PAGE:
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L&L Staircase locks.


dmr
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1 minute ago, ditchcrawler said:

Bascote

Yes, that's the one. That Nicholson is in the back cabin and the beds made now so didn't want to climb over it.

Have been using the Coventry for our North to South transits of late (as you know ūüėÄ) so have need done that lock for 3 or 4 years now.

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19 minutes ago, dmr said:

Yes, that's the one. That Nicholson is in the back cabin and the beds made now so didn't want to climb over it.

Have been using the Coventry for our North to South transits of late (as you know ūüėÄ) so have need done that lock for 3 or 4 years now.

The staircase 2 at Bascote is a real oddity, as it replaced two separate narrow locks during the 1930s widening

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11 hours ago, magpie patrick said:

 I don't think ideas on water supply and consumption were that well developed, and even now when I'm looking at canal restoration it is often leakage and evaporation that are the biggest concern. If a flight of locks is used three times a day it's consumption may have been inconsequential, not so much once traffic exceeded all expectations. There are other instances where water supply seems to have been given less thought - compare the variance of depth on the Staffs and Worcs locks with the uniformity of the Shropshire Union locks

 

Evaporation and leakage must make a large contribution to losses - which (separate subject) makes one question the modern policy of restricting boat movements as a panacea for water shortages.

 

In times past, lockage seems to have been a major concern whether correctly or not; I have in mind stop locks and compensation locks.  But perhaps the concern was more acute when another company could be held to account!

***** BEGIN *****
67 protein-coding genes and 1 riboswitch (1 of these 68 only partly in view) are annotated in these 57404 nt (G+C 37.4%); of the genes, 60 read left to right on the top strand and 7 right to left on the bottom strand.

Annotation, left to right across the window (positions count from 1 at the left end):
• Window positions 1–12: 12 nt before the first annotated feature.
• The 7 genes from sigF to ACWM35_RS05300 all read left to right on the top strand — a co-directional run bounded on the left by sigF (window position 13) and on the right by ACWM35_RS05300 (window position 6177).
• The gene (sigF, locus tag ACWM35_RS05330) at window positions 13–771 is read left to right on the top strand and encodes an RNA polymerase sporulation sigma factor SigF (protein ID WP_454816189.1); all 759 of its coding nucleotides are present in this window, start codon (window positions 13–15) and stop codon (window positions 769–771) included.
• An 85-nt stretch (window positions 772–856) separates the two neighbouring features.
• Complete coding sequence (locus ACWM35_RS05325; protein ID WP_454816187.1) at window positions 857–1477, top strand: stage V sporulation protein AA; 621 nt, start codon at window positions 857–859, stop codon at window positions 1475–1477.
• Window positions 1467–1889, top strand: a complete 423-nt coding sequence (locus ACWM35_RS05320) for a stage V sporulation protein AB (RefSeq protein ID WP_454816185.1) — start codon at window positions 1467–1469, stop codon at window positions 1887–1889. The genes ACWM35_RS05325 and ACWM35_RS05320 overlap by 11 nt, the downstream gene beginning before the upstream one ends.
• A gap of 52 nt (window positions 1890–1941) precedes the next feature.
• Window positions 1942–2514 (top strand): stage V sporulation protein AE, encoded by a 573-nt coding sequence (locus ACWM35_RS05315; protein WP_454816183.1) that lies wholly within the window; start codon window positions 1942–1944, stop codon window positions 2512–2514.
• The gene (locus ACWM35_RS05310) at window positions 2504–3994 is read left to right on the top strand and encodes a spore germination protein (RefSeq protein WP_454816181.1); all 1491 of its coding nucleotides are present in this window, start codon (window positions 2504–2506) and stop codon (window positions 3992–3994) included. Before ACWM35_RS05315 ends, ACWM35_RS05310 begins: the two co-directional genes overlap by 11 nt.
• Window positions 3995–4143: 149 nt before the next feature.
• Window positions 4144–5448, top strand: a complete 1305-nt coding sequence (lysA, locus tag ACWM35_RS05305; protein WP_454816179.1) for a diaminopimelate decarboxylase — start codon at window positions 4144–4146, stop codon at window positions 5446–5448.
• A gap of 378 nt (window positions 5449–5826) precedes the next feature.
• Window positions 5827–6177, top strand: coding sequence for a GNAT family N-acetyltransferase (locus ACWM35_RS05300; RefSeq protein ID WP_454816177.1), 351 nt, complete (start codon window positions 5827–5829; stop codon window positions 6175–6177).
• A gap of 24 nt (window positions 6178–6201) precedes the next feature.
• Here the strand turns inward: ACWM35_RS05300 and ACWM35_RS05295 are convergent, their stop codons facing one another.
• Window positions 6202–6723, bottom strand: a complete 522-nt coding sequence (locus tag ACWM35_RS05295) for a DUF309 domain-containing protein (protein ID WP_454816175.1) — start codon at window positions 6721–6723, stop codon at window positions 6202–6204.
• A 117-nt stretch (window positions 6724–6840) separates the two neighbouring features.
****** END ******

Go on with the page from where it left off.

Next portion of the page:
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35 minutes ago, Richard Carter said:

The staircase 2 at Bascote is a real oddity, as it replaced two separate narrow locks during the 1930s widening

I think by the 1930s widening electric back pumping was available so presumably water wastage wasn't such a concern. 

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48 minutes ago, Tacet said:

Evaporation and leakage must make a large contribution to losses - which (separate subject) makes one question the modern policy of restricting boat movements as a panacea for water shortages.

 

In times past, lockage seems to have been a major concern whether correctly or not; I have in mind stop locks and compensation locks.  But perhaps the concern was more acute when another company could be held to account!

 

If you look at old canal pictures there are NO canalside trees. I read somewhere that transpiration is the biggest loss on some pounds.

On busy and heavily locked canals I am pretty sure that boat movement is a very big factor.

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2 minutes ago, dmr said: